Previous research on step-parent adoptions, relative care adoptions and adoptions from foster care (in each case comparing children adopted or not adopted) showed that adopting households tend to have comparable or more favorable socioeconomic attributes than nonadopting households. Foster and step adopters had higher household income and education compared to foster and step nonadopters, while relative adopters and nonadopters did not differ in education and income (Zill & Bramlett, 2014; Bramlett, 2010; Radel, Bramlett & Waters, 2010). As the current sample includes foster care and relative care households but not step-parent households, we expected to see a weak effect of higher education and income among adopters, relative to nonadopters (the foster effect diluted by the relative care non-effect). The results of the multinomial model, at first glance, would seem to show the expected effect for income and the opposite effect for education: adoption plans are less likely among the poor and near-poor than among the not-poor and are more likely among households with lower education than those with any college education, relative to those who never considered adopting.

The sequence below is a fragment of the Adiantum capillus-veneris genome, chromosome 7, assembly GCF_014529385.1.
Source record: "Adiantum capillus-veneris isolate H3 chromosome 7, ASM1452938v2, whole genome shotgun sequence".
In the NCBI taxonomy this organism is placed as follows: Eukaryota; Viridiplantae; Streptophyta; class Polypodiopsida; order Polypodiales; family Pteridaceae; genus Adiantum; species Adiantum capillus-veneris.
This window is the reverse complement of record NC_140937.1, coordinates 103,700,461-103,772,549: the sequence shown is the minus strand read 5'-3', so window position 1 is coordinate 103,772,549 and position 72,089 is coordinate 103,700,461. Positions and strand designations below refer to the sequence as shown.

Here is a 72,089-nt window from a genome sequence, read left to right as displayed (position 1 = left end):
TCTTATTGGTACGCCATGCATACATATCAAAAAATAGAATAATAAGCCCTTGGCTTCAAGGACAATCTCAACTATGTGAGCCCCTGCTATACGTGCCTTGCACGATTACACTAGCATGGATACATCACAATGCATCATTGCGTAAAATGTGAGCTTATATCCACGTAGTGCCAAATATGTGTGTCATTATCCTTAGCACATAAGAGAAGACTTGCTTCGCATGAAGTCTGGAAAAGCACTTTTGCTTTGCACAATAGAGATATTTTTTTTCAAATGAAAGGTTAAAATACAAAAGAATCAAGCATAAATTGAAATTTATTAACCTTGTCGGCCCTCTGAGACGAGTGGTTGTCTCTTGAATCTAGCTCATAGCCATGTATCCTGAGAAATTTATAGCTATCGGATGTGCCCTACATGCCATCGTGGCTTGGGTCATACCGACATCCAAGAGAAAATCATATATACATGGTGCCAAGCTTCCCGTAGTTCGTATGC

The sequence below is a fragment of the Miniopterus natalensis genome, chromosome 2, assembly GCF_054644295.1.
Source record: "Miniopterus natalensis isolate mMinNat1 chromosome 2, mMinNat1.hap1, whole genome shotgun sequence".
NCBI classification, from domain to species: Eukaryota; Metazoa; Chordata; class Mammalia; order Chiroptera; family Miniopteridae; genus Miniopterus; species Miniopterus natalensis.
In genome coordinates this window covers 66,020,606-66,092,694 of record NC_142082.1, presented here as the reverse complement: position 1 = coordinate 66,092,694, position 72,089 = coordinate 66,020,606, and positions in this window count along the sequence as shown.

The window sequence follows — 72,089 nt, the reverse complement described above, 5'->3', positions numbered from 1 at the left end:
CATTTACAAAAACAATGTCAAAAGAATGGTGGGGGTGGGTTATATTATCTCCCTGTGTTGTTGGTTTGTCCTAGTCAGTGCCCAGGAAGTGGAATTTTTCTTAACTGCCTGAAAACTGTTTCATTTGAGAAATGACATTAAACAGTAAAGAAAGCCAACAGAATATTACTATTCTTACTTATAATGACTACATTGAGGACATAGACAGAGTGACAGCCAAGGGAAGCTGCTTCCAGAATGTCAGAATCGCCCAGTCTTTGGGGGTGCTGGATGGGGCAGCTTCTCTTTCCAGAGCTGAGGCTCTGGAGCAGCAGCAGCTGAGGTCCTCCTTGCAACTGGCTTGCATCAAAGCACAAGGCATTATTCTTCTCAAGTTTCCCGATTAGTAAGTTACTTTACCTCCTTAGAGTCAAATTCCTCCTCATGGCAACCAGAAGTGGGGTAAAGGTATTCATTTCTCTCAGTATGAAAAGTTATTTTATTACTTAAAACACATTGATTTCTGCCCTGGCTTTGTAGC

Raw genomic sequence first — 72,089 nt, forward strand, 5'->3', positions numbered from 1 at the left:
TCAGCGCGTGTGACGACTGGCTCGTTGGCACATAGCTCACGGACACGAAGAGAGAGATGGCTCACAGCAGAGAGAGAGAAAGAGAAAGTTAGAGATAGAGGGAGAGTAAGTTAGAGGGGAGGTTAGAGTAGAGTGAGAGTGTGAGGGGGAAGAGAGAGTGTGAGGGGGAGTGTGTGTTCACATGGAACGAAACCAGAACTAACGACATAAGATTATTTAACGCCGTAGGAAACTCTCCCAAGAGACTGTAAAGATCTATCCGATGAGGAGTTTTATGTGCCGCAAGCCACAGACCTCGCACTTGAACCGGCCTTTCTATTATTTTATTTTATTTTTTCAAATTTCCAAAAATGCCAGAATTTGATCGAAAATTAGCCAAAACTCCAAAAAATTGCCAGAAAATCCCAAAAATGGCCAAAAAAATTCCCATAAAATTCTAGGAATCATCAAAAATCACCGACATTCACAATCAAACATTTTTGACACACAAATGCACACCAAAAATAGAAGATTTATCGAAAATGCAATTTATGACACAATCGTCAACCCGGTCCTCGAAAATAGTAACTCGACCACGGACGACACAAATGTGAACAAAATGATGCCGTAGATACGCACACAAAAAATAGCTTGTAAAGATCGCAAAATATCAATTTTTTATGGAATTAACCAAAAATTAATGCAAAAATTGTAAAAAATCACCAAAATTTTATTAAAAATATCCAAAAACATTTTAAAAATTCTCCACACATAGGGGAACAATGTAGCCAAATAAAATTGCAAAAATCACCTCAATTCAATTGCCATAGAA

However, income and education are only significant for predicting adoption plans and are not significant for predicting actual adoption, relative to never having considered adoption, specifically. The comparison group differs, potentially explaining the different income effect from that found in prior studies (that the already-adopted group does not have higher income than the group least likely to adopt). As Table 1 shows, household income and education did not significantly differ between children whose caregivers had never considered adoption and children who had been adopted. But both groups significantly differed from those whose caregivers had current plans to adopt, who had a significantly greater proportion in the “very-poor” income category (Table 1). And this group, with lower income, would have been included in the “had not adopted” group if the comparison had been done as in the prior studies, comparing the adopted to the not adopted. This conclusion highlights a limitation in analyses comparing types of children who have and have not been adopted, without distinguishing between those whose caregivers want to adopt and those whose caregivers have never considered adoption.